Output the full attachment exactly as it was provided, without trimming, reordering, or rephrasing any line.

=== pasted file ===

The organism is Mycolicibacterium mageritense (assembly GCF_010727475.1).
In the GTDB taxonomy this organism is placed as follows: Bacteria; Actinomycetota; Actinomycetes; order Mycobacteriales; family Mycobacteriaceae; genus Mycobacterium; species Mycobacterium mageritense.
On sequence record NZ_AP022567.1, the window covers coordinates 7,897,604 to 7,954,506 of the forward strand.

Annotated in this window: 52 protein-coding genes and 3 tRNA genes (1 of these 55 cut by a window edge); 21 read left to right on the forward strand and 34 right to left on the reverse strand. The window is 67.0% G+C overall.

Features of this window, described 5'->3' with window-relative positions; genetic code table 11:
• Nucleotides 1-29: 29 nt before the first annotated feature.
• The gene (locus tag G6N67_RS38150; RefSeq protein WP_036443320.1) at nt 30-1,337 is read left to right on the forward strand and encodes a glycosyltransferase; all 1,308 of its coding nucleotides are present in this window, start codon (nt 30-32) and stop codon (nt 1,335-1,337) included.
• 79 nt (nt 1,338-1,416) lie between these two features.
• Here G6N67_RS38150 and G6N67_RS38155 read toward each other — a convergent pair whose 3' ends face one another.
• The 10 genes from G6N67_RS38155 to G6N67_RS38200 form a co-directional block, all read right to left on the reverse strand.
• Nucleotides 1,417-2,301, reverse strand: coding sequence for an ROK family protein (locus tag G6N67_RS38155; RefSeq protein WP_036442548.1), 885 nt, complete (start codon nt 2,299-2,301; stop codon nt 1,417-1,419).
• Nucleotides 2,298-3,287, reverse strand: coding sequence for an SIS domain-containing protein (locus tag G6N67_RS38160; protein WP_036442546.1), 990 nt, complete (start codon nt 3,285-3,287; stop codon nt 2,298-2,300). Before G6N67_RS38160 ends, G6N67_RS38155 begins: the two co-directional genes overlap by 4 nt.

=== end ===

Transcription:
The organism is Mycolicibacterium mageritense (assembly GCF_010727475.1).
In the GTDB taxonomy this organism is placed as follows: Bacteria; Actinomycetota; Actinomycetes; order Mycobacteriales; family Mycobacteriaceae; genus Mycobacterium; species Mycobacterium mageritense.
On sequence record NZ_AP022567.1, the window covers coordinates 7,897,604 to 7,954,506 of the forward strand.

Annotated in this window: 52 protein-coding genes and 3 tRNA genes (1 of these 55 cut by a window edge); 21 read left to right on the forward strand and 34 right to left on the reverse strand. The window is 67.0% G+C overall.

Features of this window, described 5'->3' with window-relative positions; genetic code table 11:
• Nucleotides 1-29: 29 nt before the first annotated feature.
• The gene (locus tag G6N67_RS38150; RefSeq protein WP_036443320.1) at nt 30-1,337 is read left to right on the forward strand and encodes a glycosyltransferase; all 1,308 of its coding nucleotides are present in this window, start codon (nt 30-32) and stop codon (nt 1,335-1,337) included.
• 79 nt (nt 1,338-1,416) lie between these two features.
• Here G6N67_RS38150 and G6N67_RS38155 read toward each other — a convergent pair whose 3' ends face one another.
• The 10 genes from G6N67_RS38155 to G6N67_RS38200 form a co-directional block, all read right to left on the reverse strand.
• Nucleotides 1,417-2,301, reverse strand: coding sequence for an ROK family protein (locus tag G6N67_RS38155; RefSeq protein WP_036442548.1), 885 nt, complete (start codon nt 2,299-2,301; stop codon nt 1,417-1,419).
• Nucleotides 2,298-3,287, reverse strand: coding sequence for an SIS domain-containing protein (locus tag G6N67_RS38160; protein WP_036442546.1), 990 nt, complete (start codon nt 3,285-3,287; stop codon nt 2,298-2,300). Before G6N67_RS38160 ends, G6N67_RS38155 begins: the two co-directional genes overlap by 4 nt.